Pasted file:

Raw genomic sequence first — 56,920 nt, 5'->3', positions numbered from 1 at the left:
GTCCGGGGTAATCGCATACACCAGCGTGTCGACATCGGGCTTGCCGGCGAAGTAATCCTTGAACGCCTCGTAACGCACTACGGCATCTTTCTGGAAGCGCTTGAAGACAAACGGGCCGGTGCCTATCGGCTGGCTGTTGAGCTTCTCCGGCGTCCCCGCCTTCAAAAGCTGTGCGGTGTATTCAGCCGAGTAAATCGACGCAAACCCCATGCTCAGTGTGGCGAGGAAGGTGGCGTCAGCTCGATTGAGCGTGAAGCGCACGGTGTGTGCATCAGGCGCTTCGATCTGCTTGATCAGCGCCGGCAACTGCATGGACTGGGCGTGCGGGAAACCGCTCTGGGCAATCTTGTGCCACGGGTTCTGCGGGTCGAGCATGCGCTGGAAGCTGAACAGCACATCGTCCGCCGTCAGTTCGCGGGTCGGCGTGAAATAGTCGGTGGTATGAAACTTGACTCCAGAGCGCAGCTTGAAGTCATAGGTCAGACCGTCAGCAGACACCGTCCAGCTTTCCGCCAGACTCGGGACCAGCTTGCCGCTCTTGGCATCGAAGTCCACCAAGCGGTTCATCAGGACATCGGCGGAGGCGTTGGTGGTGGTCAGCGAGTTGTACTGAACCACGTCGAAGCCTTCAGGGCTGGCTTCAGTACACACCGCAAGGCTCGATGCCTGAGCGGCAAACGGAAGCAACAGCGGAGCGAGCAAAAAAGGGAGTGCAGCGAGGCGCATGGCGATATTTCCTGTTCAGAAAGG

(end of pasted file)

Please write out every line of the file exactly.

Raw genomic sequence first — 56,920 nt, 5'->3', positions numbered from 1 at the left:
GTCCGGGGTAATCGCATACACCAGCGTGTCGACATCGGGCTTGCCGGCGAAGTAATCCTTGAACGCCTCGTAACGCACTACGGCATCTTTCTGGAAGCGCTTGAAGACAAACGGGCCGGTGCCTATCGGCTGGCTGTTGAGCTTCTCCGGCGTCCCCGCCTTCAAAAGCTGTGCGGTGTATTCAGCCGAGTAAATCGACGCAAACCCCATGCTCAGTGTGGCGAGGAAGGTGGCGTCAGCTCGATTGAGCGTGAAGCGCACGGTGTGTGCATCAGGCGCTTCGATCTGCTTGATCAGCGCCGGCAACTGCATGGACTGGGCGTGCGGGAAACCGCTCTGGGCAATCTTGTGCCACGGGTTCTGCGGGTCGAGCATGCGCTGGAAGCTGAACAGCACATCGTCCGCCGTCAGTTCGCGGGTCGGCGTGAAATAGTCGGTGGTATGAAACTTGACTCCAGAGCGCAGCTTGAAGTCATAGGTCAGACCGTCAGCAGACACCGTCCAGCTTTCCGCCAGACTCGGGACCAGCTTGCCGCTCTTGGCATCGAAGTCCACCAAGCGGTTCATCAGGACATCGGCGGAGGCGTTGGTGGTGGTCAGCGAGTTGTACTGAACCACGTCGAAGCCTTCAGGGCTGGCTTCAGTACACACCGCAAGGCTCGATGCCTGAGCGGCAAACGGAAGCAACAGCGGAGCGAGCAAAAAAGGGAGTGCAGCGAGGCGCATGGCGATATTTCCTGTTCAGAAAGG